This is happening now with my Father since he became ill with dementia. He no longer remembers much, if anything at all about the JWs. And everyone at the nursing home says he is a really nice guy. Yes, his authentic self has returned. Yay!
I am convinced that when we leave the cult, a sort of veil between us and 'the world' is removed. We had not allowed ourselves to REALLY get to know people or open ourselves up to them. We had kept a distance and sort of didn't look straight into people's eyes. When we leave the cult, we open ourselves up to others and become more engaged. And we make real friends.
I can categorically state that I am a much kinder, supportive and loving man to be around others. I look back at "who" I was in the organization and I simply reflected the mindless compliant, "sheep-like" mentality in which I could not tell who "I" really was.
I know that my personal life was heavily dependent on "direction" from the organization and that I likely came across as diffident, "needy" and anxious, to say the least.
I left the organization many years ago. I survived. I did not kill myself (I had been suicidal in the organization. If I had remained, I would have surely been another suicide.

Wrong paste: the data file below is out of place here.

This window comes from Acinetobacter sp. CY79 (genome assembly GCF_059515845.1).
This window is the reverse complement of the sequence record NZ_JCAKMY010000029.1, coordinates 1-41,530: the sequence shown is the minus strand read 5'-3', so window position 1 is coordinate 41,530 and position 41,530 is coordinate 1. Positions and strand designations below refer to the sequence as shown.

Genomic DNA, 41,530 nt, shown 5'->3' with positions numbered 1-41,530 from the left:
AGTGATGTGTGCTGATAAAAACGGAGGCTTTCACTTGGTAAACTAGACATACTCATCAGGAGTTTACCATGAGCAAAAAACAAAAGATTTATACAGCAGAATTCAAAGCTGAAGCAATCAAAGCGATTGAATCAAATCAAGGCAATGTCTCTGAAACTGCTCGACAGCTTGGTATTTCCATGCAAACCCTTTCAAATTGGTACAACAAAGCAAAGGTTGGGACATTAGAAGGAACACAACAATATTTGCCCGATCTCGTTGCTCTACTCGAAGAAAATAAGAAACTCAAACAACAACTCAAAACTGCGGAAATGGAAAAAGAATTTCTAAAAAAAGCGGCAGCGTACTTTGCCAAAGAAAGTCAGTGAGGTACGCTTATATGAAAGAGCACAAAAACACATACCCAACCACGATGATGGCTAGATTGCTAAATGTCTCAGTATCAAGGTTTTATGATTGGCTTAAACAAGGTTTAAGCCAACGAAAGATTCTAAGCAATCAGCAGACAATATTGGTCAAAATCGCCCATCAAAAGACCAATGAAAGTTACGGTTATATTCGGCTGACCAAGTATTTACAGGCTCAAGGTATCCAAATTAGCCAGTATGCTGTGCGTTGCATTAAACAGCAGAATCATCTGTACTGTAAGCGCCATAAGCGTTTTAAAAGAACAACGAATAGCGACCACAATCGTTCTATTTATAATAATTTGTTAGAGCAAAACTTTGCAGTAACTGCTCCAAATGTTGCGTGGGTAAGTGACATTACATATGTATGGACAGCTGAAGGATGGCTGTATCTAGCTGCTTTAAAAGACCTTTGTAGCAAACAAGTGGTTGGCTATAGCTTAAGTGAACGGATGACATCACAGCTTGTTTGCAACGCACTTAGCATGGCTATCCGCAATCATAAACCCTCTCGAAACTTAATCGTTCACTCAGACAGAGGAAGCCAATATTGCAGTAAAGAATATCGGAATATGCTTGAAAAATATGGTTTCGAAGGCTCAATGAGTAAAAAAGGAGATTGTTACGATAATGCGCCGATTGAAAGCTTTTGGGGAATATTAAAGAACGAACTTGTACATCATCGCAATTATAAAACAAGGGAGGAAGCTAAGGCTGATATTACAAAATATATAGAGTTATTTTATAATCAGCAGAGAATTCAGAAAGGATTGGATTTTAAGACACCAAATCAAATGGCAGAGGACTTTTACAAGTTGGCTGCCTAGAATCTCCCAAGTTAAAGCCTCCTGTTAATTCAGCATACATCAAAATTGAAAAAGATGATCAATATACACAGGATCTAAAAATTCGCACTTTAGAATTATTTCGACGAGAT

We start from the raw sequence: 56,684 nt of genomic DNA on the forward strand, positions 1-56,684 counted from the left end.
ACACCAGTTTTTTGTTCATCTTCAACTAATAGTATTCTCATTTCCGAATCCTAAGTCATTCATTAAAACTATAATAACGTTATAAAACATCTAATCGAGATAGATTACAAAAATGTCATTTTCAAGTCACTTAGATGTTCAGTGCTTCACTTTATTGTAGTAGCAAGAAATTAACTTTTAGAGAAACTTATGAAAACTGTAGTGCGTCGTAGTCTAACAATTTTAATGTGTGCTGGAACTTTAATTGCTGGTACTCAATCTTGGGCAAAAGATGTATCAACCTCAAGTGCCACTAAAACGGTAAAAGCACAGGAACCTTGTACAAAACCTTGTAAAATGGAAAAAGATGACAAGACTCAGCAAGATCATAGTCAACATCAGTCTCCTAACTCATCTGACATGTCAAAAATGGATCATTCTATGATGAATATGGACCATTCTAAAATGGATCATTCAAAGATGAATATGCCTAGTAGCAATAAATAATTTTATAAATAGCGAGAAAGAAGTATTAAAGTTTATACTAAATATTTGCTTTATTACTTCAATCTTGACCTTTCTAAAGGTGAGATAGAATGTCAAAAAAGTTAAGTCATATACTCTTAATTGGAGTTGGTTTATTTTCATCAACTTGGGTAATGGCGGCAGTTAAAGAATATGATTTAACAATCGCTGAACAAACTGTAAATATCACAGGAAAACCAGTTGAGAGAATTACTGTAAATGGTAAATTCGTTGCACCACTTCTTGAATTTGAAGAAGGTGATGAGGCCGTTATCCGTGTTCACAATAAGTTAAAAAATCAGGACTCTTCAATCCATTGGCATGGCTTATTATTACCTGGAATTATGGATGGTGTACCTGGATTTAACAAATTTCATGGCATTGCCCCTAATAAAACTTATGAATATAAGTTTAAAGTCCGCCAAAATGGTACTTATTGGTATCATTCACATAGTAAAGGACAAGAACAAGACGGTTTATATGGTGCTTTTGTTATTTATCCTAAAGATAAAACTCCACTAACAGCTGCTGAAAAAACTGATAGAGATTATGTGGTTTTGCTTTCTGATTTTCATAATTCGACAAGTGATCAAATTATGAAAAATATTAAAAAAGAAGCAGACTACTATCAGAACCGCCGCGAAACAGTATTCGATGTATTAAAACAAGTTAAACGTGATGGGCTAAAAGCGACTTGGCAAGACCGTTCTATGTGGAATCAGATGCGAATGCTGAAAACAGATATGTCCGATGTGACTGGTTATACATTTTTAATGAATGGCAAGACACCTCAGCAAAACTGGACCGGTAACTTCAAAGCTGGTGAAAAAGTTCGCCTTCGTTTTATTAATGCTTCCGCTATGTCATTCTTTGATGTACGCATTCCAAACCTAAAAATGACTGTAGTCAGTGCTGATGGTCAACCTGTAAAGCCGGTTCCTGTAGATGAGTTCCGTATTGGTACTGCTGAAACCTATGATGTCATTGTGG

The fact that I am alive - and thriving - can still astonish me. That my friends, family and colleagues genuinely like me as a man speaks volumes.
A couple of years ago I was shopping when I ran into an elder and his wife from my congregation. I knew them well and had attended the book study at their house. It had been about 2 years since hubby and i had learned ttatt.
They were friendly and asked the usual "How ARE you" to which I replied fine. At the time we were actually going through a very difficult time caring for my elderly JW MIL with dementia but I didn't want to give them the satisfaction of thinking my life was hard because I "left Jehovah".
The funny thing is that they went on and on about how good I looked. Haha! "Evidently" freedom looks good on me. :)
JWs are under a lot of stress to conform to WT standards.
In addition, they are required to view non-Witnesses the way the WT tells them too.
Once freed from those pressures, they are free to be themselves and to like other people.
Given all that, it's not surprising that XJWs often come across as more relaxed and friendly.
I notice the difference in myself and so does my JW wife.
I have also lost 75 pounds and have many enjoyable pursuits and interests.
Yes, I think it is shameful what becoming a Witness does to a personality. Of course, I can admit this about myself now (and I was only a marginal type Witness) but when I was in I was oblivious to it, as was everybody else there about themselves.
I remember years ago being shocked at the change in the personality of the husband of an acquaintance when he became an elder. No more Mr. Nice Guy. I didn't even want to greet him anymore!
Yes, it is a depressing religion. They can go around trying to convince themselves how "happy" they are but we know that's a lie.
I agree that it is returning to your authentic self!